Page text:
There is no perfect formula or science to compensation, but with most things in life, context is important. Executive compensation is often chastised in the media and on the campaign trail, and sure, many of those cries may very well be valid. CEOs are typically paid handsomely due to this high risk, high reward scenario. If a CEO or other executive is not performing their job in a manner that is providing an added value to the company, shareholders, employees, etc., then they should be held to a higher standard than someone in an entry-level position. They should be taking responsibility for a company’s shortfalls in the same way they gladly hold on to the spotlight during a period of productivity.
That being said, I also have no problem with executive compensation that generously rewards those who provide invaluable insights and effective strategic management. A good boss or senior leadership is often an underrated variable when evaluating a company. A company needs to have a sound business model and quality product, but these are usually built on a company’s environment where employees feel that they are in good hands (and are directly or indirectly incentivized to stay with that company).
Looking at a recent filing, I could see firsthand that the highest quality employees are regularly not the highest paid ones and decisions surrounding salary compensation at lower levels are made in a vacuum. The $5,000 raise that was denied to the hard-working manager (who might soon take their breadth of knowledge elsewhere) would have made a world of difference to them in terms of quality of life compared to the $25,000 raise to someone already in the highest tax bracket (otherwise known as marginal benefit). These are theoretical scenarios that play out in companies of all sectors on a regular basis, but we don’t often talk about compensation as transparently as we should because of the associated stigmas and contention.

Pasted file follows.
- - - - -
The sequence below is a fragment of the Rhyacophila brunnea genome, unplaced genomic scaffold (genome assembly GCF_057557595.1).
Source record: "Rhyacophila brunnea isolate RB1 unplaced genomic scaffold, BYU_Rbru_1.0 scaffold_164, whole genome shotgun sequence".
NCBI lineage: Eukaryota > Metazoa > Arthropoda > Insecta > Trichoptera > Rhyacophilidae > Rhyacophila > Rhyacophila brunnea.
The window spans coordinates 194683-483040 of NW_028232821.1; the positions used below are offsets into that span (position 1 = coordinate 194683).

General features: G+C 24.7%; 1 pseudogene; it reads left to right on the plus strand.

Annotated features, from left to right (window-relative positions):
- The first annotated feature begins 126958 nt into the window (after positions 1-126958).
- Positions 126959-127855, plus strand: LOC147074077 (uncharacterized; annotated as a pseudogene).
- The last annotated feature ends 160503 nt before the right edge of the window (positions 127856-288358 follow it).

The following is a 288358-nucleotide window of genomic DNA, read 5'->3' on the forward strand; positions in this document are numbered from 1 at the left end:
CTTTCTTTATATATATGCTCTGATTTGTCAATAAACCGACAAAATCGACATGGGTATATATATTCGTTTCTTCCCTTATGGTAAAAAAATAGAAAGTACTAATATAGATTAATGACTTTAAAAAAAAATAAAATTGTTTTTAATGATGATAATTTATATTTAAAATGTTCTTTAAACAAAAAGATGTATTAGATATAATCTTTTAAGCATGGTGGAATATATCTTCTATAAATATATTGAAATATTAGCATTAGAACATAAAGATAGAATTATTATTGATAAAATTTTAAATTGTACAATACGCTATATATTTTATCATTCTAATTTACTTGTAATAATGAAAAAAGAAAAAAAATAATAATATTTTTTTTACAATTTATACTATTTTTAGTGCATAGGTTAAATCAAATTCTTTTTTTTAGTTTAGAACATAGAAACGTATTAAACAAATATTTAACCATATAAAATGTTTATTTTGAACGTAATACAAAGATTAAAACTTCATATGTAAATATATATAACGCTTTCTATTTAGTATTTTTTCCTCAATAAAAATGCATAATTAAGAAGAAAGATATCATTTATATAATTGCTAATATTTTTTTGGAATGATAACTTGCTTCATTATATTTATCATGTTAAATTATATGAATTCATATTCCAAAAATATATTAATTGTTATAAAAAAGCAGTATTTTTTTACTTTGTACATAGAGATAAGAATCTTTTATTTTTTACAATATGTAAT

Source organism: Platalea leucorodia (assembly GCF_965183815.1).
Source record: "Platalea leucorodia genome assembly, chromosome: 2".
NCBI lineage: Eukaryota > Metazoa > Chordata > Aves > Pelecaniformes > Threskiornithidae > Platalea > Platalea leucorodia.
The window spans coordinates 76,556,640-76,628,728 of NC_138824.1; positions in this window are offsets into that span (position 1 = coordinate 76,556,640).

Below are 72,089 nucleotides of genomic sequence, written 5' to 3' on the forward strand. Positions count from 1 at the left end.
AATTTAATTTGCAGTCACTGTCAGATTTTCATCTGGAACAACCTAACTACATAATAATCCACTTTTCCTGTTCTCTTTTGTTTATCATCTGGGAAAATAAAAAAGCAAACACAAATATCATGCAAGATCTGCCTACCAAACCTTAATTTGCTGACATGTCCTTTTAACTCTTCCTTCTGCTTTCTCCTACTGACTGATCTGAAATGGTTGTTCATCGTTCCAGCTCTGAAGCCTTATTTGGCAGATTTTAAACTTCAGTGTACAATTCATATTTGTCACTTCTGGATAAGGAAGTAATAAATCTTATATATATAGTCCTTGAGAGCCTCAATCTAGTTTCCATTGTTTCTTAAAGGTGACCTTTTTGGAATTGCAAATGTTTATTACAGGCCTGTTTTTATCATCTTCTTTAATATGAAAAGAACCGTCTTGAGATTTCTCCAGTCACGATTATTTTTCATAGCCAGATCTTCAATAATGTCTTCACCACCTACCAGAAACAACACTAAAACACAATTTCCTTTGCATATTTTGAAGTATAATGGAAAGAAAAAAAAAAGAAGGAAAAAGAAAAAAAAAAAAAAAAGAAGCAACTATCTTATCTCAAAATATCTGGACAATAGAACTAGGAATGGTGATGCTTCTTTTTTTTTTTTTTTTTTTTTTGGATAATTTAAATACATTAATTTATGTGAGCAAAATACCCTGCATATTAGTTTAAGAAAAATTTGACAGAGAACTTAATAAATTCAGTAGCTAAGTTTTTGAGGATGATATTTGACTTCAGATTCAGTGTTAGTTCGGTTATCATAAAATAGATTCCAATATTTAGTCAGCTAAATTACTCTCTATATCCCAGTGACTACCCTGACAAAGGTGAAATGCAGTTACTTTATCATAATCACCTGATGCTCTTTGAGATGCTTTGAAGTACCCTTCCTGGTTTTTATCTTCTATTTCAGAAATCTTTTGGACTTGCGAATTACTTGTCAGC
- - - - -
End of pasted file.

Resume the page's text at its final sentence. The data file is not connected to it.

I wholeheartedly believe in market forces and labor markets are no exception. I will leave the issue of minimum wage and living wage for another day; this issue is about those who already have somewhat well-paying jobs. Compensation is a dramatic issue because it is the easiest way for someone to think they can view their perceived worth; on a historical level to their own salary and with their peers. However, there are many factors that go into one’s annual base compensation numbers: previous salary history (anchoring is the worst); years on the job; other benefits; bonuses and quality of life/work-life balance; so even straight numerical salary comparisons are not as black and white as we might think.
The bottom line is that you should work hard and push for competitive compensation, but you should not be blindly motivated by salary alone. Companies should also not be blindly motivated by titles alone; reward those who deserve it most and the company’s resulting outperformance should make everyone happy in the end.